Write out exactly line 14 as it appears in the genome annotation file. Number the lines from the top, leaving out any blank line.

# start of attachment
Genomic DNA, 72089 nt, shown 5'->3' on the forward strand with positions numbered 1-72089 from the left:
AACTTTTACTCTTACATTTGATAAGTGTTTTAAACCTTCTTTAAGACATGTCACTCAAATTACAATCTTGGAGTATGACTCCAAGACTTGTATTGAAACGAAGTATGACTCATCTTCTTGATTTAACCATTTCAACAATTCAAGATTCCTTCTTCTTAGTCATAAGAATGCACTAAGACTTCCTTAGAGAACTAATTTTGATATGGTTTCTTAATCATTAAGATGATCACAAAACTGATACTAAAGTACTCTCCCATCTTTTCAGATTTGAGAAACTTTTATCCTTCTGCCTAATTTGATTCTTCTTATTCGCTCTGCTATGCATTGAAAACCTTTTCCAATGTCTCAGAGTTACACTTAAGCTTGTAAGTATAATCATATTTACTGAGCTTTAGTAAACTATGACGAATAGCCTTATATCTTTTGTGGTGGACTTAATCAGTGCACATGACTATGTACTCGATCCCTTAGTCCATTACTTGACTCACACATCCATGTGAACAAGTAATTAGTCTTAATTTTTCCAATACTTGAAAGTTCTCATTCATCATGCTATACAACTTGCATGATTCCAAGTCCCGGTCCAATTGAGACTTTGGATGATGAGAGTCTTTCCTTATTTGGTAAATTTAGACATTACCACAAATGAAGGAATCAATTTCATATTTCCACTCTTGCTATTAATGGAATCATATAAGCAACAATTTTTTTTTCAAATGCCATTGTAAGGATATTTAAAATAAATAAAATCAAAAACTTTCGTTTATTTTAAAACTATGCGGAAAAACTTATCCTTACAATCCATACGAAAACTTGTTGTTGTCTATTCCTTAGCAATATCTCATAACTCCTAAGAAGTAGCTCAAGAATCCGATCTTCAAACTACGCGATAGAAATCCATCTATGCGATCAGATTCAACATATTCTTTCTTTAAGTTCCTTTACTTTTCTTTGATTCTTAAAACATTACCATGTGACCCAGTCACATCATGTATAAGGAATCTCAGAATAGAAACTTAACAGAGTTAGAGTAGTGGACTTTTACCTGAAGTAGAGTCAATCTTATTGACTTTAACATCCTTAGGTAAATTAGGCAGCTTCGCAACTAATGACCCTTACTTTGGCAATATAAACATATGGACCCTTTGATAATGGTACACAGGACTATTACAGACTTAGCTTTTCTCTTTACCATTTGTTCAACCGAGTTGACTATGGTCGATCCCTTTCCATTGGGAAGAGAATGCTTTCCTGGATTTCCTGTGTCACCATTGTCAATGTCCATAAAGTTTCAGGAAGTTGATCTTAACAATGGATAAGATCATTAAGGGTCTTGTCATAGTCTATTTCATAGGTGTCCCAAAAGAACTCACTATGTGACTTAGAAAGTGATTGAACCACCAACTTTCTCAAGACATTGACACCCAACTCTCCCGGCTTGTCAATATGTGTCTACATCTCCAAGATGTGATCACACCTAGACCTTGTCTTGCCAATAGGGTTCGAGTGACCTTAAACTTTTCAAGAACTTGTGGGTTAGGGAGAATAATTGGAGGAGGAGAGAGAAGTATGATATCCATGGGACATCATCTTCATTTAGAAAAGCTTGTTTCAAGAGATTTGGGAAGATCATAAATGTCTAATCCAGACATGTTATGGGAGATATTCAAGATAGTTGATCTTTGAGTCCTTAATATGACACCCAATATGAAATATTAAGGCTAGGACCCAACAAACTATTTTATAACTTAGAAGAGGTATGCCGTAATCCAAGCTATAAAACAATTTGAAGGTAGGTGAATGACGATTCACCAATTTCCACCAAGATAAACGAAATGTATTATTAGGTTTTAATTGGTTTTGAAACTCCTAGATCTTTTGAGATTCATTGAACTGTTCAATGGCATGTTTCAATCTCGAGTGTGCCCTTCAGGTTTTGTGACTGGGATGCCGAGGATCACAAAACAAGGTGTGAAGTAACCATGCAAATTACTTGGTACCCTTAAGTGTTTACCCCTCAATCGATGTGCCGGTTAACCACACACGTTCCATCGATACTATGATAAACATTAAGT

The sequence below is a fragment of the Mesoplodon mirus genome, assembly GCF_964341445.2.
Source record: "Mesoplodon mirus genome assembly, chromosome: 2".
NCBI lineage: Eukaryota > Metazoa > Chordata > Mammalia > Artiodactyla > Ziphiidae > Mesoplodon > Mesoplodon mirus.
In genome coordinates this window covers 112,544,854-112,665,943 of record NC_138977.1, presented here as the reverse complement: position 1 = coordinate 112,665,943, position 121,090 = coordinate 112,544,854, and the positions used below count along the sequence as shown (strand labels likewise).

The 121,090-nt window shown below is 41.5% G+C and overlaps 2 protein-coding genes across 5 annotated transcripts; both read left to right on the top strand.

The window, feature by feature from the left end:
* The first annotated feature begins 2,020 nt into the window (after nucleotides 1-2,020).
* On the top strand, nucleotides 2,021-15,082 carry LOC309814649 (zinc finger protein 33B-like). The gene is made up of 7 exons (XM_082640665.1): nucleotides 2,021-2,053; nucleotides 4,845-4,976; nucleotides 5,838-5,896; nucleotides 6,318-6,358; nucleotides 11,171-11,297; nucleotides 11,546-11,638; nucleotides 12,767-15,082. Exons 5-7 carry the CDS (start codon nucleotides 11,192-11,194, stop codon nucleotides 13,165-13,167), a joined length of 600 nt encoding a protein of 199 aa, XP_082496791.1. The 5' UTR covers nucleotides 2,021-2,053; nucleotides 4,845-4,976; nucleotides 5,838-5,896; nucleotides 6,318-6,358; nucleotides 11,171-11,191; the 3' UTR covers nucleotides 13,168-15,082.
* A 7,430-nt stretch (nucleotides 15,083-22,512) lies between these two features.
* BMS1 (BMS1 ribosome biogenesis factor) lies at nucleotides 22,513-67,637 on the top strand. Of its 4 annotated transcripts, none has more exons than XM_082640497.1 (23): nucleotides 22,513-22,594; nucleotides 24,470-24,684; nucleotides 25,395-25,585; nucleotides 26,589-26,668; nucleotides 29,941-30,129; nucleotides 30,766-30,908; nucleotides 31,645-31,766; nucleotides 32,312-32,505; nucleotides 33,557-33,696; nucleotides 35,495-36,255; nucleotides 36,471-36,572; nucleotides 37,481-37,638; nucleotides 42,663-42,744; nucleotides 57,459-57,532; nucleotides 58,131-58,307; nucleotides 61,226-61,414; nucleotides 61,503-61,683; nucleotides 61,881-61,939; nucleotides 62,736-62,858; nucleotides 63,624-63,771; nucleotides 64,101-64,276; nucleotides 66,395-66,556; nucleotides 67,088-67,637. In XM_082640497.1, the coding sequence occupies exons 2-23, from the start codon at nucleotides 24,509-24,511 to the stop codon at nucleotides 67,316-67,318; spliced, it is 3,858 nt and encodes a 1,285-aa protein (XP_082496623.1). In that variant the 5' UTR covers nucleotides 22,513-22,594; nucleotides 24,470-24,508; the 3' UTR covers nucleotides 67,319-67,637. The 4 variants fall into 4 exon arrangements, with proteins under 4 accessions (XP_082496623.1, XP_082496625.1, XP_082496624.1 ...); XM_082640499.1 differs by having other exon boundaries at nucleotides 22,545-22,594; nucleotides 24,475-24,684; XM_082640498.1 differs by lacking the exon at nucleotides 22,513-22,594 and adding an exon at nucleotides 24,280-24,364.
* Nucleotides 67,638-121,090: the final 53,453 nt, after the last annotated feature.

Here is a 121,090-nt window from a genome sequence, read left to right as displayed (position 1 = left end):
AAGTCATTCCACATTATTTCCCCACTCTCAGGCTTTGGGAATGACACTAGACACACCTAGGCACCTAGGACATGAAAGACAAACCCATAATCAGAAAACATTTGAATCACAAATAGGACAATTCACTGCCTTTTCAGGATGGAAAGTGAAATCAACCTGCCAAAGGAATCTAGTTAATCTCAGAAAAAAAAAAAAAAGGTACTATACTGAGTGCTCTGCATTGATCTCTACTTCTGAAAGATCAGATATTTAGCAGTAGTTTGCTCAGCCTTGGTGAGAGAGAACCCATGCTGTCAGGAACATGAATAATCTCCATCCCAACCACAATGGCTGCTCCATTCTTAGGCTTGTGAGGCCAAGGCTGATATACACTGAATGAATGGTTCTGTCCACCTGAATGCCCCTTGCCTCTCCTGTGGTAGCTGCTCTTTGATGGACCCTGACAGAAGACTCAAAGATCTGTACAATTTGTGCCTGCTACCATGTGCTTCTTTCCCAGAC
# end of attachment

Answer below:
Here is a 121,090-nt window from a genome sequence, read left to right as displayed (position 1 = left end):